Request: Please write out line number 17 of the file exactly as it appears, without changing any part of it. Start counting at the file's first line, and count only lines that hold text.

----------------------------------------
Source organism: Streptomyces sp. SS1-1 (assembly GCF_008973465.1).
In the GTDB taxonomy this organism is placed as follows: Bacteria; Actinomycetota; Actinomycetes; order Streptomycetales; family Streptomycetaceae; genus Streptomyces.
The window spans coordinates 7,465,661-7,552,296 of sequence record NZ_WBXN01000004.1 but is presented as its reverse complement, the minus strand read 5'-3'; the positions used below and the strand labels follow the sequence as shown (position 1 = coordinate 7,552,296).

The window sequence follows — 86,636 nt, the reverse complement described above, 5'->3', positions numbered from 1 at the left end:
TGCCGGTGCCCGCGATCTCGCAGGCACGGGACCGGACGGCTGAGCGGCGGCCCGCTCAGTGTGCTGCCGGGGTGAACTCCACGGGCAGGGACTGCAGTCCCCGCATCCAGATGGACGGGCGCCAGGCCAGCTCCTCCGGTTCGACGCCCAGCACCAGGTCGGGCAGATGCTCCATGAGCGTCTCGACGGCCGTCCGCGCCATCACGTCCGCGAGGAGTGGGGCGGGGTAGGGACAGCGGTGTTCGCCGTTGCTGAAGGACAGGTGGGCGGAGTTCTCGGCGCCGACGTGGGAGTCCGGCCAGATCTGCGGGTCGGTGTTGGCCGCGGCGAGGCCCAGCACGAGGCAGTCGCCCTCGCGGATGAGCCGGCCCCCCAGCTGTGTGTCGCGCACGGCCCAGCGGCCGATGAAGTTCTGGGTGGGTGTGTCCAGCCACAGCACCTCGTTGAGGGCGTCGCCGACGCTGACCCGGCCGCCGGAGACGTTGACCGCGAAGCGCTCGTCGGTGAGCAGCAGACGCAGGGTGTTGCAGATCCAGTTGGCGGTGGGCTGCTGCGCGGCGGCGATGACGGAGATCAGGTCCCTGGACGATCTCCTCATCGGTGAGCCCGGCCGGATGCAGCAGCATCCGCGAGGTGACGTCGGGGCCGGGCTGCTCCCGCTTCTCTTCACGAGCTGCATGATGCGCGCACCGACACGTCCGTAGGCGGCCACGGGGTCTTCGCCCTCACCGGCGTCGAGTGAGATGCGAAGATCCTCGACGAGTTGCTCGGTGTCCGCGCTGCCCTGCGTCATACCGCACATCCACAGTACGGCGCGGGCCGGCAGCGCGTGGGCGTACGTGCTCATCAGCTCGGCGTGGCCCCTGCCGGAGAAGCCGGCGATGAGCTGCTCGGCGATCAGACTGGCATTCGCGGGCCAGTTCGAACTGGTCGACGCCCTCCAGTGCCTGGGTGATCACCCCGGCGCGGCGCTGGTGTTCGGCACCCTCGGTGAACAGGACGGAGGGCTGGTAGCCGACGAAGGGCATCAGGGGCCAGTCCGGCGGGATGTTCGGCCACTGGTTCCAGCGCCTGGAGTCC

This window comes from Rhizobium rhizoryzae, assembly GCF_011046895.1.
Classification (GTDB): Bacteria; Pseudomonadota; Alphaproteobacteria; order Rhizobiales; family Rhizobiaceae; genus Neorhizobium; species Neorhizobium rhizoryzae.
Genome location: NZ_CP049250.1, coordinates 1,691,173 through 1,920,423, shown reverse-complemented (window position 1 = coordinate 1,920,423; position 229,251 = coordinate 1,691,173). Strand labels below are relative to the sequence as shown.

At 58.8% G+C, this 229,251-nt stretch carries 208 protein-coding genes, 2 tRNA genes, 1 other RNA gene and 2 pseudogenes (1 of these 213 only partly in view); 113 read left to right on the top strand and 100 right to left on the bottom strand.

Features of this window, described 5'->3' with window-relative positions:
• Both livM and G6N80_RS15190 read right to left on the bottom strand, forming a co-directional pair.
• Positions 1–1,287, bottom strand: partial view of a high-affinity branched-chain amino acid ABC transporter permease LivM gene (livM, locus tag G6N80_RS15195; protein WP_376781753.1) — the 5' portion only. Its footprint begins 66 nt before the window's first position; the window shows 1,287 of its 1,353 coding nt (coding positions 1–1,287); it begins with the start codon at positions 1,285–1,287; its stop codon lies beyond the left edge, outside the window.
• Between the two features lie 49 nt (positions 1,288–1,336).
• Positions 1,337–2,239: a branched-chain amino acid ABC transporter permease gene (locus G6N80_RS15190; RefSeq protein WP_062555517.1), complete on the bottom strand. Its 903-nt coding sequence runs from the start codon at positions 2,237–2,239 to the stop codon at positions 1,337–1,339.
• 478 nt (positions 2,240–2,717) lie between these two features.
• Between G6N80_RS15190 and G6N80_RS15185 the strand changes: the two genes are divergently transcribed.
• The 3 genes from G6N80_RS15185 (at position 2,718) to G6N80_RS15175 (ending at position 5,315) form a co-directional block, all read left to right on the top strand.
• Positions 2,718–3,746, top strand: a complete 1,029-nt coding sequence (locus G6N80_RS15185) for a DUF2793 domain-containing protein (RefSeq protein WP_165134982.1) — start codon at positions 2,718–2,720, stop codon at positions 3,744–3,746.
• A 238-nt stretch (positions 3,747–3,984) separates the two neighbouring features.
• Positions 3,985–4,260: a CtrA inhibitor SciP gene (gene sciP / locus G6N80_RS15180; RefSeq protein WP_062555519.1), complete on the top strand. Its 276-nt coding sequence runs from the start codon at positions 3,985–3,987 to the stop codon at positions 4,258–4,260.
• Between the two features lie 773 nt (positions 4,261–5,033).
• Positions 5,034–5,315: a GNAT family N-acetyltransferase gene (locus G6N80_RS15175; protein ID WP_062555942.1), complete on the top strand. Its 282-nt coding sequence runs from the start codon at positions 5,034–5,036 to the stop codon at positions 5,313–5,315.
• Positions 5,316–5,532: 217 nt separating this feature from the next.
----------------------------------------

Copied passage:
• The 3 genes from G6N80_RS15185 (at position 2,718) to G6N80_RS15175 (ending at position 5,315) form a co-directional block, all read left to right on the top strand.